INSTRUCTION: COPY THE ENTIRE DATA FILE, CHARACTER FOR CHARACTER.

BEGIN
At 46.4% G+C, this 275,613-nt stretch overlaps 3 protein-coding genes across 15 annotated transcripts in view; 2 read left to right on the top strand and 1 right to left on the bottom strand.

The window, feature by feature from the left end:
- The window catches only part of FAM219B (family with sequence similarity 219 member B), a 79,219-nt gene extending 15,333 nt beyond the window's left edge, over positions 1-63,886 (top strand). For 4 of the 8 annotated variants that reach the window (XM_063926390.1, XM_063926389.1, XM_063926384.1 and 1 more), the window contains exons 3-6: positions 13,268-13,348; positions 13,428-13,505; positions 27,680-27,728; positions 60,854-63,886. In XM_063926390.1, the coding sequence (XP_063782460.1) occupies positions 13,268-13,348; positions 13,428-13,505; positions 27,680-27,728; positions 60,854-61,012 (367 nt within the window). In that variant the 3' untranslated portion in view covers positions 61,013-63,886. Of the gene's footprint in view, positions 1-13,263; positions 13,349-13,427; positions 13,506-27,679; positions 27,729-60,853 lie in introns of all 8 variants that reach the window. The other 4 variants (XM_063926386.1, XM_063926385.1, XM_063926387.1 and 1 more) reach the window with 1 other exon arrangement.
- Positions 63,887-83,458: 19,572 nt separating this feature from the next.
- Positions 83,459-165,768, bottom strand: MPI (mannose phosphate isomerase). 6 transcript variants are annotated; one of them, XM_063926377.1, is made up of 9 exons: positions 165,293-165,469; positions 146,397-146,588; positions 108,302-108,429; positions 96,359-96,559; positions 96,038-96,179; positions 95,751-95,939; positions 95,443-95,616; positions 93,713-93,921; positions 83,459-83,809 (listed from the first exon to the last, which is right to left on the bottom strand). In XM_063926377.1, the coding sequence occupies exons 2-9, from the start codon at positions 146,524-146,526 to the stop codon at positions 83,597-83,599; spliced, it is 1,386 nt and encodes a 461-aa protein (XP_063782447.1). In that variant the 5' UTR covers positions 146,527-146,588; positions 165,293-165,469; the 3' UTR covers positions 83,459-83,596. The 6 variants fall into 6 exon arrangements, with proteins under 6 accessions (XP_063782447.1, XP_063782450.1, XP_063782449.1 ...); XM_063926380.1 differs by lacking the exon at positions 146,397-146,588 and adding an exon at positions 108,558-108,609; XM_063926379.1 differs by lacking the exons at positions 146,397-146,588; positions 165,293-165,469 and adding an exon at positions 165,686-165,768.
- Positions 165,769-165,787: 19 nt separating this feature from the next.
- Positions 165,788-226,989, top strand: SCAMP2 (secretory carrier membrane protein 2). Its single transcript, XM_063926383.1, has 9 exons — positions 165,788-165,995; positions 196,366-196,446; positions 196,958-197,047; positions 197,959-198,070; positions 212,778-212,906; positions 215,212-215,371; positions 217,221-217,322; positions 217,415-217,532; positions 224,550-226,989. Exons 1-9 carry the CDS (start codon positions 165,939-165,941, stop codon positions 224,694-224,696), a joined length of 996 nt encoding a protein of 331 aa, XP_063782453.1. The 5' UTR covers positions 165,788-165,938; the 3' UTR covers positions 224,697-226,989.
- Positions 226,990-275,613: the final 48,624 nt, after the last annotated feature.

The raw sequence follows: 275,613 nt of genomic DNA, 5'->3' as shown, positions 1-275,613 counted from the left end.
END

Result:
At 46.4% G+C, this 275,613-nt stretch overlaps 3 protein-coding genes across 15 annotated transcripts in view; 2 read left to right on the top strand and 1 right to left on the bottom strand.

The window, feature by feature from the left end:
- The window catches only part of FAM219B (family with sequence similarity 219 member B), a 79,219-nt gene extending 15,333 nt beyond the window's left edge, over positions 1-63,886 (top strand). For 4 of the 8 annotated variants that reach the window (XM_063926390.1, XM_063926389.1, XM_063926384.1 and 1 more), the window contains exons 3-6: positions 13,268-13,348; positions 13,428-13,505; positions 27,680-27,728; positions 60,854-63,886. In XM_063926390.1, the coding sequence (XP_063782460.1) occupies positions 13,268-13,348; positions 13,428-13,505; positions 27,680-27,728; positions 60,854-61,012 (367 nt within the window). In that variant the 3' untranslated portion in view covers positions 61,013-63,886. Of the gene's footprint in view, positions 1-13,263; positions 13,349-13,427; positions 13,506-27,679; positions 27,729-60,853 lie in introns of all 8 variants that reach the window. The other 4 variants (XM_063926386.1, XM_063926385.1, XM_063926387.1 and 1 more) reach the window with 1 other exon arrangement.
- Positions 63,887-83,458: 19,572 nt separating this feature from the next.
- Positions 83,459-165,768, bottom strand: MPI (mannose phosphate isomerase). 6 transcript variants are annotated; one of them, XM_063926377.1, is made up of 9 exons: positions 165,293-165,469; positions 146,397-146,588; positions 108,302-108,429; positions 96,359-96,559; positions 96,038-96,179; positions 95,751-95,939; positions 95,443-95,616; positions 93,713-93,921; positions 83,459-83,809 (listed from the first exon to the last, which is right to left on the bottom strand). In XM_063926377.1, the coding sequence occupies exons 2-9, from the start codon at positions 146,524-146,526 to the stop codon at positions 83,597-83,599; spliced, it is 1,386 nt and encodes a 461-aa protein (XP_063782447.1). In that variant the 5' UTR covers positions 146,527-146,588; positions 165,293-165,469; the 3' UTR covers positions 83,459-83,596. The 6 variants fall into 6 exon arrangements, with proteins under 6 accessions (XP_063782447.1, XP_063782450.1, XP_063782449.1 ...); XM_063926380.1 differs by lacking the exon at positions 146,397-146,588 and adding an exon at positions 108,558-108,609; XM_063926379.1 differs by lacking the exons at positions 146,397-146,588; positions 165,293-165,469 and adding an exon at positions 165,686-165,768.
- Positions 165,769-165,787: 19 nt separating this feature from the next.
- Positions 165,788-226,989, top strand: SCAMP2 (secretory carrier membrane protein 2). Its single transcript, XM_063926383.1, has 9 exons — positions 165,788-165,995; positions 196,366-196,446; positions 196,958-197,047; positions 197,959-198,070; positions 212,778-212,906; positions 215,212-215,371; positions 217,221-217,322; positions 217,415-217,532; positions 224,550-226,989. Exons 1-9 carry the CDS (start codon positions 165,939-165,941, stop codon positions 224,694-224,696), a joined length of 996 nt encoding a protein of 331 aa, XP_063782453.1. The 5' UTR covers positions 165,788-165,938; the 3' UTR covers positions 224,697-226,989.
- Positions 226,990-275,613: the final 48,624 nt, after the last annotated feature.

The raw sequence follows: 275,613 nt of genomic DNA, 5'->3' as shown, positions 1-275,613 counted from the left end.